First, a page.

The deans decided to conduct the search over the first weekend of Winter Term in order to prevent any more incidents from occurring in the dorm, Elliott said.
“December is often the time when kids do make bad decisions. They don’t have as much work, they’re not as stressed, they don’t feel as if there’s much to lose,” she added.
Before the search, the dorm’s residents gathered for a dorm munch and meeting, during which Kate Dolan, Dean of West Quad South Cluster, and Nile Blunt, Brian Faulk and Donald Slater, all house counselors in Taylor, notified students of the deans’ decision and the reasoning behind it. Students’ cell phones were then collected but not searched.
“[Searching phones] feels pretty invasive. … We just didn’t want [students] to get into any more trouble if they try to contact each other,” Elliott said.
The search itself was conducted by Elliott, Dolan, Blunt, Faulk, Slater and Martha Fenton, Dean of West Quad North Cluster, David Gardner, Dean of Pine Knoll Cluster, Theodore Parker, Dean of Abbot Cluster and Matthew Hession, Dean of Flagstaff Cluster. In accordance with the policy articulated in the Blue Book, two adults searched each room in the presence of the student living in the room.
Hartemink said that the adults searching his room first asked him if there was any contraband material in the room before conducting a thorough examination.
“They searched my desk, my closet, my bed and all the furniture I had. They even moved the furniture from the walls and removed my bedsheets to see if I hid anything there, too,” he said.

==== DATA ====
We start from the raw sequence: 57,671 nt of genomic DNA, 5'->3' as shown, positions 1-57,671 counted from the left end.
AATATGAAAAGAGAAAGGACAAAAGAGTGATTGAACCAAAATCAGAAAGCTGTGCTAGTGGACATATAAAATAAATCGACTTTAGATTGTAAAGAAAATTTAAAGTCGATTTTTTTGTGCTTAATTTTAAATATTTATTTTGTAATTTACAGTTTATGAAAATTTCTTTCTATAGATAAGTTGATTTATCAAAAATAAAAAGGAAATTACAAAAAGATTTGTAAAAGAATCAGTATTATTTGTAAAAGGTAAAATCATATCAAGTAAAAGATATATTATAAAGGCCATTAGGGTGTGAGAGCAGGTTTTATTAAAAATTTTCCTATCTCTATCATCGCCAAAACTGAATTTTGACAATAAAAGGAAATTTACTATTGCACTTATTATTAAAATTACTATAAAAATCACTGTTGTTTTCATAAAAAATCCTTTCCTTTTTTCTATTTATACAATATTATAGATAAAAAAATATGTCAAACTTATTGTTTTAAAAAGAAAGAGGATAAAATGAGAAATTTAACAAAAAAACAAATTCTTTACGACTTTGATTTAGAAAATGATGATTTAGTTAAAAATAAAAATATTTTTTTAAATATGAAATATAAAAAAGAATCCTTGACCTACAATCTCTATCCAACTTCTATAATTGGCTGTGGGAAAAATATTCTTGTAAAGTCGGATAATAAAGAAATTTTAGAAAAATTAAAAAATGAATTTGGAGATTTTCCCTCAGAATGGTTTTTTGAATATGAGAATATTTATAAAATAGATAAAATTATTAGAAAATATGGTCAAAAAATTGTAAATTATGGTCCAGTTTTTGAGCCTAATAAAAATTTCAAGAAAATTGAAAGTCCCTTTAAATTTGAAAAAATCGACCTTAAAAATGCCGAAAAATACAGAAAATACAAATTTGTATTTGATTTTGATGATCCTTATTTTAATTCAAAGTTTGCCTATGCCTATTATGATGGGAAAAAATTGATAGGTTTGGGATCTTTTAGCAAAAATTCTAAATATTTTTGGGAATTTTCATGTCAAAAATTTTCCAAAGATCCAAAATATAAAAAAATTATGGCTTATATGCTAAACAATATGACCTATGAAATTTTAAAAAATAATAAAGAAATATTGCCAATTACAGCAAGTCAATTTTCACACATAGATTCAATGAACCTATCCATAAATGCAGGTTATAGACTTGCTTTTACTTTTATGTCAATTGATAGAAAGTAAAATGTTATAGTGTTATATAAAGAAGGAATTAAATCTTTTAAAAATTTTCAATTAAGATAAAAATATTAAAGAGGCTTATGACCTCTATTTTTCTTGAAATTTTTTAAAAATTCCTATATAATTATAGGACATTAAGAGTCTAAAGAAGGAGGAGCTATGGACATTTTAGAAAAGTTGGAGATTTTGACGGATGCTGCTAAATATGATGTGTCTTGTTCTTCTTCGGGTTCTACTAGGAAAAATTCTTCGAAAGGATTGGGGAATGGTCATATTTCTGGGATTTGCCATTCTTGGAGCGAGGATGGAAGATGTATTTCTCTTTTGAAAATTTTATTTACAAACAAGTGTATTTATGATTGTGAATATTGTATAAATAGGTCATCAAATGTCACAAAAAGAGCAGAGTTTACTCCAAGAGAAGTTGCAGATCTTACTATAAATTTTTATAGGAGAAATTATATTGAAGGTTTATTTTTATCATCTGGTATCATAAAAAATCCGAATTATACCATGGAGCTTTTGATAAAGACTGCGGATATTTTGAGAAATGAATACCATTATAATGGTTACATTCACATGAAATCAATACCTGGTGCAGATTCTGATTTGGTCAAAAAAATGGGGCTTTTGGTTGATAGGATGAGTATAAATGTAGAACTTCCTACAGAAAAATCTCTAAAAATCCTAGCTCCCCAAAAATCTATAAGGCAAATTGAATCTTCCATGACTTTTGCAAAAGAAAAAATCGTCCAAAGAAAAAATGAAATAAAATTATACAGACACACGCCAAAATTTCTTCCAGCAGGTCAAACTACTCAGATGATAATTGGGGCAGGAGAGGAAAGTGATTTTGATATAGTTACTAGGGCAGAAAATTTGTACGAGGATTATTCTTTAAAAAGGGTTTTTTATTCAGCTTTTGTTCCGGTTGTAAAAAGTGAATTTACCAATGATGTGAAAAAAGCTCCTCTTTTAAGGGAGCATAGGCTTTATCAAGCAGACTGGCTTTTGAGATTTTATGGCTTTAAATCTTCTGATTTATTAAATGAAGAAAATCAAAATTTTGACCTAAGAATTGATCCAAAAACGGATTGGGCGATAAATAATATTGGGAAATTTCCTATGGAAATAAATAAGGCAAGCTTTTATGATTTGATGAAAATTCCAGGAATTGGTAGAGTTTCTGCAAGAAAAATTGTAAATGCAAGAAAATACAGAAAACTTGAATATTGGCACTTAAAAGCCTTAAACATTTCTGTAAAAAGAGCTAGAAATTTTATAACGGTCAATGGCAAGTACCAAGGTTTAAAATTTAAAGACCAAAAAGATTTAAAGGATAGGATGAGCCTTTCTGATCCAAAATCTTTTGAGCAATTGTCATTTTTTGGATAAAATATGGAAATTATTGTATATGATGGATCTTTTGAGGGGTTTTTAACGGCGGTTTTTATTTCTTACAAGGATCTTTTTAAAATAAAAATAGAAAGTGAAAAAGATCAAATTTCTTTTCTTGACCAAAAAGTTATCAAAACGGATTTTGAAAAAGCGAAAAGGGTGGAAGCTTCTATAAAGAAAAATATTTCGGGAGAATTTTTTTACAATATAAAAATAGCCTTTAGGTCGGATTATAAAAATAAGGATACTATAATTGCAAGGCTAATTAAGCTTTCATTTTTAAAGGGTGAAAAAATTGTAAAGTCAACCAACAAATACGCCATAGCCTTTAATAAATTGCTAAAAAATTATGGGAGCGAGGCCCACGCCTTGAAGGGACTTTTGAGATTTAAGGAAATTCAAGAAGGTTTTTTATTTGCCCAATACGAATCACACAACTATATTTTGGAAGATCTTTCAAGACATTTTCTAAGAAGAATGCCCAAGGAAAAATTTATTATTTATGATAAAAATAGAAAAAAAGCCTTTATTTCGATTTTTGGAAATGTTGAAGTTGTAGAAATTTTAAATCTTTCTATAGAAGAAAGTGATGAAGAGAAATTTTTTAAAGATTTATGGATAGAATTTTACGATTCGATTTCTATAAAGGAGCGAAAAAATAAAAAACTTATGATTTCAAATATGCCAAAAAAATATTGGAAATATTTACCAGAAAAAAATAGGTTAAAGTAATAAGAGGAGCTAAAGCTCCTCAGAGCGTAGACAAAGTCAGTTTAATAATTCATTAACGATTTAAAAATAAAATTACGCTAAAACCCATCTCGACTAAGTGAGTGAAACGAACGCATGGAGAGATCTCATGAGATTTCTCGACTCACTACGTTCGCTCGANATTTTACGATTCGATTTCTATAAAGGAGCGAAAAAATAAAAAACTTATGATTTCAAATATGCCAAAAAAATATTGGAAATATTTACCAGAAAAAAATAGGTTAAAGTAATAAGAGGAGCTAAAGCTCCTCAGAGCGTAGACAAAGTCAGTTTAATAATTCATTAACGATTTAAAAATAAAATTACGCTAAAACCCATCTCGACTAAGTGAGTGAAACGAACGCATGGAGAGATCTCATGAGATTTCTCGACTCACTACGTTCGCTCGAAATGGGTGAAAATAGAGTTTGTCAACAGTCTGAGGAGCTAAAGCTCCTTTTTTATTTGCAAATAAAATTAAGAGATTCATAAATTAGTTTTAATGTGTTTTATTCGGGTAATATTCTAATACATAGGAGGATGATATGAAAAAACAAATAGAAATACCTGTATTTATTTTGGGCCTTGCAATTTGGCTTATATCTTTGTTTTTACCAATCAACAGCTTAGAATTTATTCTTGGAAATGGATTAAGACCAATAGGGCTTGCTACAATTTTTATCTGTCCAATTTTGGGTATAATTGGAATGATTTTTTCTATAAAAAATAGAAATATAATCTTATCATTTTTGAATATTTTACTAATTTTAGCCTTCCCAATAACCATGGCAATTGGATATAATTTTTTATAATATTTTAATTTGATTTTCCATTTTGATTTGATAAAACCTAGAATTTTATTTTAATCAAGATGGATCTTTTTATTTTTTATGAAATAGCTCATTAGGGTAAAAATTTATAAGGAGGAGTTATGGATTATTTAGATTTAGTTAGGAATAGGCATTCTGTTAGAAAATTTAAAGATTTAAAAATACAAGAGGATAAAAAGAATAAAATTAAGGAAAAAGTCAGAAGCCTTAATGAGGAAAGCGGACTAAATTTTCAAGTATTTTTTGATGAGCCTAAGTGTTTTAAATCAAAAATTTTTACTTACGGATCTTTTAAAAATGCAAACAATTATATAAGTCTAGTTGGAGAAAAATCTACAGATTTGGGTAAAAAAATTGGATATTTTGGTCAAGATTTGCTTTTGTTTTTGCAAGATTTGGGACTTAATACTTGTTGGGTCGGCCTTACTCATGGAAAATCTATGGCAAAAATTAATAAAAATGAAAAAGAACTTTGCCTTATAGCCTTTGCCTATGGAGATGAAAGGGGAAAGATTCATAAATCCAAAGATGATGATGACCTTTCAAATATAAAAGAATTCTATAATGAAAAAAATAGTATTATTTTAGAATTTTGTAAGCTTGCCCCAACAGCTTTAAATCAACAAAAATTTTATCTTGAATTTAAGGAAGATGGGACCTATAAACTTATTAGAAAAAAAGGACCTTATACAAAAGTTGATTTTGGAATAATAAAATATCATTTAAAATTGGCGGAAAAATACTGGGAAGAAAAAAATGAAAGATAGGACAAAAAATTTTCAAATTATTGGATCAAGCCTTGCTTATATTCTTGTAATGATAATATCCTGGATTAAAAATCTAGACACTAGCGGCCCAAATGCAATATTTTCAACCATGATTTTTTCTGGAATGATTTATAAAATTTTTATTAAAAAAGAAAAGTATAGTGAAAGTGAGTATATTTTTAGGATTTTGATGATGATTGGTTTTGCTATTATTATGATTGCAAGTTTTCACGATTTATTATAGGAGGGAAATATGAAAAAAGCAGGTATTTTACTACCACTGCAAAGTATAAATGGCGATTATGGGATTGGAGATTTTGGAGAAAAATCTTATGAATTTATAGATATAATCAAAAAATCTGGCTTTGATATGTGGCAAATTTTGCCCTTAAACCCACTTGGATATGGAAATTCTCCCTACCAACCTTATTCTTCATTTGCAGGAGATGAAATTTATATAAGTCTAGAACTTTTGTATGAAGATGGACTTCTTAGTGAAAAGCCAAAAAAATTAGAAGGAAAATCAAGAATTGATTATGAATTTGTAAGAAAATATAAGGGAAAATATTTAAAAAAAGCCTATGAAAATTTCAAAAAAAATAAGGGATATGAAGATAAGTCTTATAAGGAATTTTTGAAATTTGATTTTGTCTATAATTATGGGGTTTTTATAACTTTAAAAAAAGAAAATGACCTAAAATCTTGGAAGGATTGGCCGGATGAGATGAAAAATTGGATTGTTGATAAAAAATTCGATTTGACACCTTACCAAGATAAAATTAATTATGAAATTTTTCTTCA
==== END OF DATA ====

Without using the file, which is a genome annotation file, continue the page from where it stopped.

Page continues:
Blunt said, “I am concerned about the amount of these things that were found; I am concerned about the safety and decision making of the boys in the dorm. But I am also focused on the fact that two-thirds of the boys had nothing in their rooms, two-thirds of the boys were happy for us to search their rooms and for us to see that this idea that it’s just a frat house in Taylor Hall is just not true.”
Elliott said that, although there were no plans for more dorm searches in the immediate future, she hopes to see a positive shift in the culture of the dorm and the student body. Both faculty members and students expressed a desire for greater dialogue about issues like drug use on campus.
Palfrey said, “Mrs. Elliott, the deans and I are very open to hearing from students about ideas you might have about how to establish a greater culture of accountability and trust at Andover, on issues of drugs and alcohol use and otherwise.”
“If students feel like there are outside resources they feel we need to bring in, or conversations that we need to facilitate or create … game on. I am ready and willing. I am happy to take that feedback from kids and partner with them and figure out how to support their efforts. That is what I am looking to do. I don’t want to be having more dorm searches. I would much rather be thinking about educational preventive, proactive measures we can make to make kids feel empowered and to make this place safer,” Elliott added.
Hartemink said, “The solution to drug abuse on campus goes far beyond our drug policy. I believe that we need to increase our support for students on campus … We need to organize student events that will serve as positive stress-releases as opposed to the addictive negative ones that some of our peers have fallen into. And we also need to watch out for one another.”